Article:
The President of Forum for Democratic Change (FDC) Patrick Amuriat Oboi has challenged Ugandans to demand the government for the electoral reforms before the 2021 general elections 2021.
Addressing the party weekly press conference on Monday at Najjanankumnbi Amuriat said that a number of proposals have been put to government including the people’s views that were compiled through the consultative process but up to date, there are no any electoral reforms have been put in place.
“We need to force the regime to adopt what Ugandans are thriving for before any issues related to elections begin asserting that for the country to avoid sham elections, the country must have electoral reforms in place,” he said.
Late last year, the Attorney General William Byaruhanga tabled amendments to electoral laws before Parliament. Among the bills he tabled are Presidential Elections (Amendment) Bill No.17, 2019, Parliamentary Elections (Amendment) Bill No.18, 2019, Electoral Commission (Amendment) Bill No. 19, 2019, Political Parties and Organisation (Amendment) Bill No. 20, 2019, Local Govts (Amendment) Bill No.21, 2019. The opposition was not satisfied with Byaruhanga’s proposals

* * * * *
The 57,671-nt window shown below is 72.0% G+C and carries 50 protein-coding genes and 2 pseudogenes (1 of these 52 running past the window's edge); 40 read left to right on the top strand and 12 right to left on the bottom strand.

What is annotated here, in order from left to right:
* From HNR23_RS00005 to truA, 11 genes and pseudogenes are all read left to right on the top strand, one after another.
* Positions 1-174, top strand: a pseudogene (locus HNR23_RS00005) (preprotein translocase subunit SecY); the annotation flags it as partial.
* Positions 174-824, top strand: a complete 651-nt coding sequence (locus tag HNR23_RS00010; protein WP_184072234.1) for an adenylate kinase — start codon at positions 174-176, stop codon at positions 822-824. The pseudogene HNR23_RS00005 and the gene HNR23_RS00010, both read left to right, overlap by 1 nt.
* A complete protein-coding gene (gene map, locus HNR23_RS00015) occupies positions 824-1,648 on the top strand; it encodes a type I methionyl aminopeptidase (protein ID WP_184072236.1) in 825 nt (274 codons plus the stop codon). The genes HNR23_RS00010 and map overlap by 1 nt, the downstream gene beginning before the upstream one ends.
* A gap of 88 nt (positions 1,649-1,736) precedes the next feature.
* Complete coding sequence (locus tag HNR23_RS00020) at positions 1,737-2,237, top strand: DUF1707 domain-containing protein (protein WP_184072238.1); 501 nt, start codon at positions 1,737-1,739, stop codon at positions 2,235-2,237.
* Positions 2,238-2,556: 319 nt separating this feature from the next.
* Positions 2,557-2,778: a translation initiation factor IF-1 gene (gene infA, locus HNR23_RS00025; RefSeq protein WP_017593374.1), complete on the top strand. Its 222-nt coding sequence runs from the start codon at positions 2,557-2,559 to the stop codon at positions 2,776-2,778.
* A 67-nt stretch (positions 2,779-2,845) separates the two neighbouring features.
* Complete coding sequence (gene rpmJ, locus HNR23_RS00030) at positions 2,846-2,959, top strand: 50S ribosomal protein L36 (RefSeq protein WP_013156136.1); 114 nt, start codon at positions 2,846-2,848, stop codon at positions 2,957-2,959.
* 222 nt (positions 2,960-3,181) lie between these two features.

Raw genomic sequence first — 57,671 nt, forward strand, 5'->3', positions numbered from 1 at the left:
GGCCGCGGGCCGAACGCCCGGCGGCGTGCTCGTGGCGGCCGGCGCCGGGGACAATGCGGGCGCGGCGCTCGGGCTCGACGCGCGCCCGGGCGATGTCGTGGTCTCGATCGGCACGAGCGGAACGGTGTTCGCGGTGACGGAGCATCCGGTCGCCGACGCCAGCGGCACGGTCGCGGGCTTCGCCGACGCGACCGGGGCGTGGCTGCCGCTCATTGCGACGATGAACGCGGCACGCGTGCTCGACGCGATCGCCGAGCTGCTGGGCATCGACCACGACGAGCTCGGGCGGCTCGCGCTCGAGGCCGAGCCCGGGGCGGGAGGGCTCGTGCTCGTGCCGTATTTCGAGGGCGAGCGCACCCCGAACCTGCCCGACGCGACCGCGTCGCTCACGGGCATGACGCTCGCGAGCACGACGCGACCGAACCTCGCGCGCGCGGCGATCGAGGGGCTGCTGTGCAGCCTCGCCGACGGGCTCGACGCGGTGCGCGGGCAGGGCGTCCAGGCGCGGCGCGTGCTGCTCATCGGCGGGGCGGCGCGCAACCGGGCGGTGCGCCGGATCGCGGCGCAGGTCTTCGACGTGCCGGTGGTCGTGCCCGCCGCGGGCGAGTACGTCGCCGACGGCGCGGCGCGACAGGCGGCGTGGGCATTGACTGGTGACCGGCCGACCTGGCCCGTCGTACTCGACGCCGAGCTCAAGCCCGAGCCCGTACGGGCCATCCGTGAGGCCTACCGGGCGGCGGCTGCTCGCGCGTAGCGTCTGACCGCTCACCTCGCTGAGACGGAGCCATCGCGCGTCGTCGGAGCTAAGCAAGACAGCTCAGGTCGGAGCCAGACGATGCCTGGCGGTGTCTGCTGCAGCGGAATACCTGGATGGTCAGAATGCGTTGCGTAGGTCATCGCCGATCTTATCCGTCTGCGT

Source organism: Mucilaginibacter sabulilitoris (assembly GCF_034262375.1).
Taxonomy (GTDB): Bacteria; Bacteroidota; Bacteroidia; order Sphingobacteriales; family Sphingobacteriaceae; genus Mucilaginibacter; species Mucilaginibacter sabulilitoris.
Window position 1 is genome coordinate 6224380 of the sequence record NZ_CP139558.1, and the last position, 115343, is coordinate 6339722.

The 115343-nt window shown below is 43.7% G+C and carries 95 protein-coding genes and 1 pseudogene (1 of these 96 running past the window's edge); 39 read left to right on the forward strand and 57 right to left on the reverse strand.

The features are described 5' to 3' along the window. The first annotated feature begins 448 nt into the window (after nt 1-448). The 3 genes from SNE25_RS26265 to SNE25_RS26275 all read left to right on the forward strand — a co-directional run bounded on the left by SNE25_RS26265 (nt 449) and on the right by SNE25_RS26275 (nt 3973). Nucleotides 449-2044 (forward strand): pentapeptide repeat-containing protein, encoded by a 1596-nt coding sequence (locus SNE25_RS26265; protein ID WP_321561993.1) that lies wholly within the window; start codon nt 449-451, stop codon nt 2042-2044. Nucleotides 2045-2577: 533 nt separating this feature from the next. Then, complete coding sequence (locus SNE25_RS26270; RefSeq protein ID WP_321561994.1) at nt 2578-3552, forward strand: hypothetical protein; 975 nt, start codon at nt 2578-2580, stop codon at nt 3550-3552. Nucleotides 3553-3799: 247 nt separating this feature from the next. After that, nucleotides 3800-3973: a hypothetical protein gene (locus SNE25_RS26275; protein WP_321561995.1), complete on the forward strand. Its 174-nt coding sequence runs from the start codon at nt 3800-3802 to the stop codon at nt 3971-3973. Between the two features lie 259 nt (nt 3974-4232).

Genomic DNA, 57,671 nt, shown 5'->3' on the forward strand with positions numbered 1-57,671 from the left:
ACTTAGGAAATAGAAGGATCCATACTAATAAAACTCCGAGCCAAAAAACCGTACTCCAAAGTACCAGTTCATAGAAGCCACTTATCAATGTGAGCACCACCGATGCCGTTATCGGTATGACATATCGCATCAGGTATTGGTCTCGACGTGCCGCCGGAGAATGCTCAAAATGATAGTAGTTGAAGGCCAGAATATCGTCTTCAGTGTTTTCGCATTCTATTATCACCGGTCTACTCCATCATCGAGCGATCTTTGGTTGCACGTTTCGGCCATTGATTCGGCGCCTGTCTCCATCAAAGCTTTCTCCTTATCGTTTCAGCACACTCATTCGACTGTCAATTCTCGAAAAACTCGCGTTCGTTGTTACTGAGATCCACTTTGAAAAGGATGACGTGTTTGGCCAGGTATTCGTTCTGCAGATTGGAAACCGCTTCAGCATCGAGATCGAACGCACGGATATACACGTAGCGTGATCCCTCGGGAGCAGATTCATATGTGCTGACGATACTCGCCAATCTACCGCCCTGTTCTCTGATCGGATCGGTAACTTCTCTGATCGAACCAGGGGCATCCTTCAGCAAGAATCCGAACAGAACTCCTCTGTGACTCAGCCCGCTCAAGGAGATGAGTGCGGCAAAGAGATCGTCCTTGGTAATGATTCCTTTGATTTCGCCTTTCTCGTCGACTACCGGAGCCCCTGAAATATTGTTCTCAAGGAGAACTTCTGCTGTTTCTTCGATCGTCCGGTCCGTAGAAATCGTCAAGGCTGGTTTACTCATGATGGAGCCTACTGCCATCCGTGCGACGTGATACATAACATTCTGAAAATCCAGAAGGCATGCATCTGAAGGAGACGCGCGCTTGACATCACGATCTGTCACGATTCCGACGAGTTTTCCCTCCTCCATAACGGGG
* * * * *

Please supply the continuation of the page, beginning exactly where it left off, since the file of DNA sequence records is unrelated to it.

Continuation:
Through their shadow Attorney-General Wilfred Niwagaba, they also tabled their own version of electoral reforms, a week after Byaruhanga tabled governments proposed reforms.
Niwagaba unveiled ten proposed electoral reforms.
These are: reinstating and entrenching presidential term limits, making a deputy president a running mate to the president during elections and scrapping Uganda People’s Defense Forces (UPDF) representatives from parliament and any other partisan institutions.
Others include: If a presidential candidate (s) get 10% in general elections, they should be ex-official Members of Parliament, creation of a Speaker’s Panel to advise the office of the Speaker and preside over parliament in case the Speaker and Deputy Speaker are indisposed and creation of a clean government of only 21 Cabinet Ministers and 21 State Ministers.
Although the Speaker promised last year in December that the House will begin debating about the reforms from both government and the oppositions, Amuriat sees it as a way of taking time because the Electoral Commission has already given a go-ahead to some candidates to do consultations before the reforms yet they must follow the reforms.
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